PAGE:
Beware Online Anorexia Clubs

If you have a teenage daughter, the chances are that you’ve already had arguments over food. A shocking eighty percent of Americans have tried dieting by the age of thirteen, though only a small percentage of them are actually overweight.

At this age, when the body is still developing, lack of proper nutrition can lead to long term health problems. Boys are at risk too, making up ten percent of eating disorder sufferers. For three to four percent of these children, ordinary dieting will develop into full blown anorexia or bulimia. Now, with the internet to focus their behaviour, those statistics are getting even worse.

Online precautions for parents should, sadly, not only be about protecting children from other people, but also about protecting them from themselves. As such, every parent should be aware of the risk which online eating disorder clubs can potentially present to their children.

Anorexics are notoriously secretive about their problems, so parents may not realise anything is wrong until they start to lose dangerous amounts of weight. Using the strategies shared by other sufferers online, they may learn to hide their symptoms for even longer.

It’s important to realise that anorexia and related disorders are not simply about food, they’re about control. Working together, members of these online clubs attempt to control their bodies and so control their lives. By sharing their obsessions they come to see them as normal.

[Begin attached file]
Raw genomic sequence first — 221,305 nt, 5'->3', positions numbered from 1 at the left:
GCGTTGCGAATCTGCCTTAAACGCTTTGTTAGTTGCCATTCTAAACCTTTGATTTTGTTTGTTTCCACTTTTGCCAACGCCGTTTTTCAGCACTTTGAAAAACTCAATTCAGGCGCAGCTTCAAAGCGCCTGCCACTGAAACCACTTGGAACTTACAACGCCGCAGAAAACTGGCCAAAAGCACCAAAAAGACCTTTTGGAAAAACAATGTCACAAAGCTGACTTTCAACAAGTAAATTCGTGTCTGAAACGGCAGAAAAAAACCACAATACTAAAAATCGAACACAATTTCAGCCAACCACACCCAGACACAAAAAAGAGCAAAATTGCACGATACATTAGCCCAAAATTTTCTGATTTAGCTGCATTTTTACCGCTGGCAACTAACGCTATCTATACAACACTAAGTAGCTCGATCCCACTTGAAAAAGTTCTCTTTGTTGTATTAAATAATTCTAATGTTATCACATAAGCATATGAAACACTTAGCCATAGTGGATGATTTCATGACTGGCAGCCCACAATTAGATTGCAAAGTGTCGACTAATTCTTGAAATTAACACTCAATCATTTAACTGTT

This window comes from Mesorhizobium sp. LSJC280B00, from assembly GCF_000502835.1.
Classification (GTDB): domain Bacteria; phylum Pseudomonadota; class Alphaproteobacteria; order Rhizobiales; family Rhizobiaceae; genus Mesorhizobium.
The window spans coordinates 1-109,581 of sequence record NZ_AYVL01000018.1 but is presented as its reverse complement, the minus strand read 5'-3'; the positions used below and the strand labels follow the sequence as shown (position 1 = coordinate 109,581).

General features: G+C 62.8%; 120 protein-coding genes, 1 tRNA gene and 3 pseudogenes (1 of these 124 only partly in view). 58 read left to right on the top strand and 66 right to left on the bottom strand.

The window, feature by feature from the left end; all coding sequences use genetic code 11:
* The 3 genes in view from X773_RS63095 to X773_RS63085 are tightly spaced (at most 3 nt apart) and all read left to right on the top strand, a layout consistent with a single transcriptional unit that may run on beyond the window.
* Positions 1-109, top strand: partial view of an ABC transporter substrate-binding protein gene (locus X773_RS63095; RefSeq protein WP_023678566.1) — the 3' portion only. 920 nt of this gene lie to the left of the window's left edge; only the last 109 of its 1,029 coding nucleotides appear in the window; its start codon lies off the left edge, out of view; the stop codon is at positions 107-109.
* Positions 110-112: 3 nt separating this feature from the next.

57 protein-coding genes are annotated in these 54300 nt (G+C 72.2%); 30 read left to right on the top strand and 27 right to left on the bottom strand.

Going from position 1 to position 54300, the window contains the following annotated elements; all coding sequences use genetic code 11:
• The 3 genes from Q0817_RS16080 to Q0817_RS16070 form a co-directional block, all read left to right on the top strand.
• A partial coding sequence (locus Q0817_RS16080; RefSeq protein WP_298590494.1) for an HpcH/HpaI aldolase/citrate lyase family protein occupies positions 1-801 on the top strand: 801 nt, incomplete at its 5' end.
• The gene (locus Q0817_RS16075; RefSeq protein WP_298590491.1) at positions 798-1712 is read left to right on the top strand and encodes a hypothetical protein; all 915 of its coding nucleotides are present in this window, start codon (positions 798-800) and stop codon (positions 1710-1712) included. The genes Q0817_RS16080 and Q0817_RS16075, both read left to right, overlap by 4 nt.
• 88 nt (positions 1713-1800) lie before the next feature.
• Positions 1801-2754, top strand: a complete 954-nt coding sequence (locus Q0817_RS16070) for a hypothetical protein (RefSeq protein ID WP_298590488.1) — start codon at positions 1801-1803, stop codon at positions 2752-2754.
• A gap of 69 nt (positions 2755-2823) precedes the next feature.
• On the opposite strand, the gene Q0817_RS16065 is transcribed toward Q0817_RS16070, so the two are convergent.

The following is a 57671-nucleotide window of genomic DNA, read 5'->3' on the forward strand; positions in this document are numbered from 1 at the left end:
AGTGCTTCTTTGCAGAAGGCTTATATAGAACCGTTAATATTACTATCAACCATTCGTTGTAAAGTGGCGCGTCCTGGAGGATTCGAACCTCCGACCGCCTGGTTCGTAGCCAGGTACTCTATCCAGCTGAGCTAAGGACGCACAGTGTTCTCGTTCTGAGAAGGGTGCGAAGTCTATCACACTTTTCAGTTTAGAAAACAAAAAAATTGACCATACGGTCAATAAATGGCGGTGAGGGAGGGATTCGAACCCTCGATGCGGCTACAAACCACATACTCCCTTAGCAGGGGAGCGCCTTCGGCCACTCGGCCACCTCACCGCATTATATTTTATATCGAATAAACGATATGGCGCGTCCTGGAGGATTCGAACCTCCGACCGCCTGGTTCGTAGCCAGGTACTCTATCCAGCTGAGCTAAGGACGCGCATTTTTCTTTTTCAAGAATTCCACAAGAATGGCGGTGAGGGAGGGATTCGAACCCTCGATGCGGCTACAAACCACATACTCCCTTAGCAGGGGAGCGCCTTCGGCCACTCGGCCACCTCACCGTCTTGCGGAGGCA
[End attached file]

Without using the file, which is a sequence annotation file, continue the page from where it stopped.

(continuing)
Talking to other people with whom they can feel normal is naturally very appealing to children, so they’ll often side with their dangerous friends and keep secrets from their parents. Online safety precautions should include proactive discussions about clubs of this sort so that children have access to alternative perspectives and remain aware that their parents want not simply to take away their control but, rather, to help them.

If you think your child may be at risk of developing an eating disorder, it’s important to pay attention to their online habits. The longer such disorders last, the more dangerous they become, and the harder it will be for your child ever to live a normal life, even if they genuinely want to. Be ready to point them at online recovery groups to show them that there’s another side to their behaviour – people who understand, but who don’t ever want to be like that again.

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